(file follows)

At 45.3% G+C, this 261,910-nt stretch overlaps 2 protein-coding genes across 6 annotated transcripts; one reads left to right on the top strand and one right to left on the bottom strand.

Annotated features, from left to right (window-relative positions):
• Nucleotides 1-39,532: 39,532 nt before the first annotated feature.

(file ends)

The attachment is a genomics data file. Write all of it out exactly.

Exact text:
At 45.3% G+C, this 261,910-nt stretch overlaps 2 protein-coding genes across 6 annotated transcripts; one reads left to right on the top strand and one right to left on the bottom strand.

Annotated features, from left to right (window-relative positions):
• Nucleotides 1-39,532: 39,532 nt before the first annotated feature.